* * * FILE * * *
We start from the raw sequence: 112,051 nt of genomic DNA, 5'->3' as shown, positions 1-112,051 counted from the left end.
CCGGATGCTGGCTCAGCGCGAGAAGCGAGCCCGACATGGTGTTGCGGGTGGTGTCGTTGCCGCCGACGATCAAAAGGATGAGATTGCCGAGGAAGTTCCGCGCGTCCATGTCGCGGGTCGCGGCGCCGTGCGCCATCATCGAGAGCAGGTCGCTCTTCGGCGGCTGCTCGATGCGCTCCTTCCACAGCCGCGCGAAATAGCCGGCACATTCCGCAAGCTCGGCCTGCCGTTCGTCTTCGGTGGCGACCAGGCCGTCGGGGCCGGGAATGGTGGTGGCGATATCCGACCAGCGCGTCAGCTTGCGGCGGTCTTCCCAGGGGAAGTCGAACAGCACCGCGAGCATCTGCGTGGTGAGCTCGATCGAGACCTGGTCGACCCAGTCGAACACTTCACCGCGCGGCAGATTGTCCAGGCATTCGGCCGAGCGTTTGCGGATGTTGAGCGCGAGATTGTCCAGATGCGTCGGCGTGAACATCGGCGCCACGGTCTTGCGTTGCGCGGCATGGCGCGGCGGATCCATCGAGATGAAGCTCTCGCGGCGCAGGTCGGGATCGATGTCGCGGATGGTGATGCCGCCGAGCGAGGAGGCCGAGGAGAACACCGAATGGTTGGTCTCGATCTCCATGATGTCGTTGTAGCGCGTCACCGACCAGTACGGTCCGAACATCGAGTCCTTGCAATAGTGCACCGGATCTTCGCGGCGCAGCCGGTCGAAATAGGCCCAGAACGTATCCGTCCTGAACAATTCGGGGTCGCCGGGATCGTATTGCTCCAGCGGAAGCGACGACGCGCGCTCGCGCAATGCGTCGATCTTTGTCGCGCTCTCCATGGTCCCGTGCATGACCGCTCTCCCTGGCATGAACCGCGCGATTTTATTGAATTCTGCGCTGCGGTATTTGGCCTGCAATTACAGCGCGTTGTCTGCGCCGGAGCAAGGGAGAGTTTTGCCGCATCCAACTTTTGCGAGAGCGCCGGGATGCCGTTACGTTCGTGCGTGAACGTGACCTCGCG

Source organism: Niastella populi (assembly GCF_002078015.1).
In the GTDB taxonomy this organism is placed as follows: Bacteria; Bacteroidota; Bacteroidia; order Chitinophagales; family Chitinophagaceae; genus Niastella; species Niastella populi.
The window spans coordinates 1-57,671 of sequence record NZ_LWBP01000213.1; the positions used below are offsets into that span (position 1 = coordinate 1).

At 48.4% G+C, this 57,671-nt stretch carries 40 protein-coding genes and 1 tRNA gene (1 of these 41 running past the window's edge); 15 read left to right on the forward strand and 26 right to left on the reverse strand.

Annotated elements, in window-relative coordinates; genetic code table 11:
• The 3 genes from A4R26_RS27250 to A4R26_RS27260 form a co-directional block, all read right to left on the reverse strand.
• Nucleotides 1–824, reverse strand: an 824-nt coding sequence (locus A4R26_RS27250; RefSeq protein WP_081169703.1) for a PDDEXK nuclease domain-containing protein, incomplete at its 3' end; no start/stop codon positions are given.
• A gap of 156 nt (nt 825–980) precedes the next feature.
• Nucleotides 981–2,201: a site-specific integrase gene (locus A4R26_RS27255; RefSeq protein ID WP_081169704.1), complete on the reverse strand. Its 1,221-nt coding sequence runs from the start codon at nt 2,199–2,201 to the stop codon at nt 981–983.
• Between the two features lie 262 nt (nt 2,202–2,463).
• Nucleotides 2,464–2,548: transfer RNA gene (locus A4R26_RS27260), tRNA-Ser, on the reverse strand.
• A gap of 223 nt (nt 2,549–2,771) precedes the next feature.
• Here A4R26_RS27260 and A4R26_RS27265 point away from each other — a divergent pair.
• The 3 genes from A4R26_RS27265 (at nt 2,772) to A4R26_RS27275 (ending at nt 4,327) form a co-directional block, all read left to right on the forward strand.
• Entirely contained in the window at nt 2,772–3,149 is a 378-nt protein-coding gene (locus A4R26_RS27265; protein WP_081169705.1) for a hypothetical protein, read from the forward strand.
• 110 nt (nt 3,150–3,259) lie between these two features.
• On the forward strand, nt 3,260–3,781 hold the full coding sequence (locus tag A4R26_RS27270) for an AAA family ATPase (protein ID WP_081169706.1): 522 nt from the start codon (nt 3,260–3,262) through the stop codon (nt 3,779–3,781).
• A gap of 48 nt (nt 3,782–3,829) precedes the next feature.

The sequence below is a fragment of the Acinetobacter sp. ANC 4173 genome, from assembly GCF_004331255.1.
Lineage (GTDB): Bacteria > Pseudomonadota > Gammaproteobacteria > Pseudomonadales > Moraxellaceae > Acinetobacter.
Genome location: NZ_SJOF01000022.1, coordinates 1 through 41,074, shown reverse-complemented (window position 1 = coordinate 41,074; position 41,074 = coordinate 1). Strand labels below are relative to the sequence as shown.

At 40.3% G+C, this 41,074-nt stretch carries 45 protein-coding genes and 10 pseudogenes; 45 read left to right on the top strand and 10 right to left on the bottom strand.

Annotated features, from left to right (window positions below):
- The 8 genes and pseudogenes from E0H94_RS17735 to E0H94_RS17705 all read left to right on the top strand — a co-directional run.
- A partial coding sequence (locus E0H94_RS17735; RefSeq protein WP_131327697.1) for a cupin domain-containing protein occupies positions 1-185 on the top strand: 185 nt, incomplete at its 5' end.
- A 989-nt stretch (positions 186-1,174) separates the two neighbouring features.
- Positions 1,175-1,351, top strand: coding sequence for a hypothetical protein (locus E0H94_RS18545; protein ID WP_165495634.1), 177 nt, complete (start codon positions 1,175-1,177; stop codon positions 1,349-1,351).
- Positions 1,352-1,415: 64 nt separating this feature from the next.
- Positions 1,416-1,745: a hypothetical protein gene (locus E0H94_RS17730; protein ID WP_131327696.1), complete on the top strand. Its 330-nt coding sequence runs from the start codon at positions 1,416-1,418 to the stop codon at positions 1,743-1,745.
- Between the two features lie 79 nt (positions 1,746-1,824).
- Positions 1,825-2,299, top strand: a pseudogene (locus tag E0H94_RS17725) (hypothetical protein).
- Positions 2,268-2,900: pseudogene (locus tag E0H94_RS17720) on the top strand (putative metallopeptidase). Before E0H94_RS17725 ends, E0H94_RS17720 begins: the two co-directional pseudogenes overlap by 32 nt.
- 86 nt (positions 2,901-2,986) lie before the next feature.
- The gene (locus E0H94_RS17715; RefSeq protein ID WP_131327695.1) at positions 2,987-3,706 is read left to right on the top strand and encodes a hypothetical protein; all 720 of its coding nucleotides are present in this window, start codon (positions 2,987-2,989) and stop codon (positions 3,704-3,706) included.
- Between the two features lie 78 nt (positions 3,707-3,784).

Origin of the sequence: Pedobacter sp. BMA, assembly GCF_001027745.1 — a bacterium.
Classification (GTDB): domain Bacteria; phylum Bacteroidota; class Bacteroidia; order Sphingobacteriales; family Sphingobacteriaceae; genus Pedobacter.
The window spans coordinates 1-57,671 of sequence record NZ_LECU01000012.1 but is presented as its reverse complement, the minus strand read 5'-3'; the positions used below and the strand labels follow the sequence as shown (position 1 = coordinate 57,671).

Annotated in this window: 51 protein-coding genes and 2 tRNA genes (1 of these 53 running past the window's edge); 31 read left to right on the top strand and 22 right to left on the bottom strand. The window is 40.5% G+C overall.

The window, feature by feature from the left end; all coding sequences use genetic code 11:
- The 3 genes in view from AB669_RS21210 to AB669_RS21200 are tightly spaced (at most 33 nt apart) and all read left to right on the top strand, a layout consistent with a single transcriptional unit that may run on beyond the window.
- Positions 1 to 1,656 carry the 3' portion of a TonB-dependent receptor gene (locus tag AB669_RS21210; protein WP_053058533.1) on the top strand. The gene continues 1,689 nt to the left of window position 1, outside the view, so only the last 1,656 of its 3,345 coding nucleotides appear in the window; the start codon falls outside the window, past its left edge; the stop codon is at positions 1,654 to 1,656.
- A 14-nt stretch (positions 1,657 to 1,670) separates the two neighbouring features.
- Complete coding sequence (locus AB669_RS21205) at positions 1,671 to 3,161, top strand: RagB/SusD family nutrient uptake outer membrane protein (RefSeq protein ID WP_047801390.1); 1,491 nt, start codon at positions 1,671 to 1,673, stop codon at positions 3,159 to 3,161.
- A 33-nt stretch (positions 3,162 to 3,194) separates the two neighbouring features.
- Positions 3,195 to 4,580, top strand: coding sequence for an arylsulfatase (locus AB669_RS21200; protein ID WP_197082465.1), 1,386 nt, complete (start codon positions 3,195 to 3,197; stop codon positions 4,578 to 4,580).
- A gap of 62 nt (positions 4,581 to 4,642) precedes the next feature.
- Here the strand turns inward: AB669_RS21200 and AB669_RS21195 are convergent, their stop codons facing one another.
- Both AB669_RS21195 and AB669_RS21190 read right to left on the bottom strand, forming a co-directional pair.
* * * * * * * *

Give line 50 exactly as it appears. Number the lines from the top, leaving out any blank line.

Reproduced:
- Here the strand turns inward: AB669_RS21200 and AB669_RS21195 are convergent, their stop codons facing one another.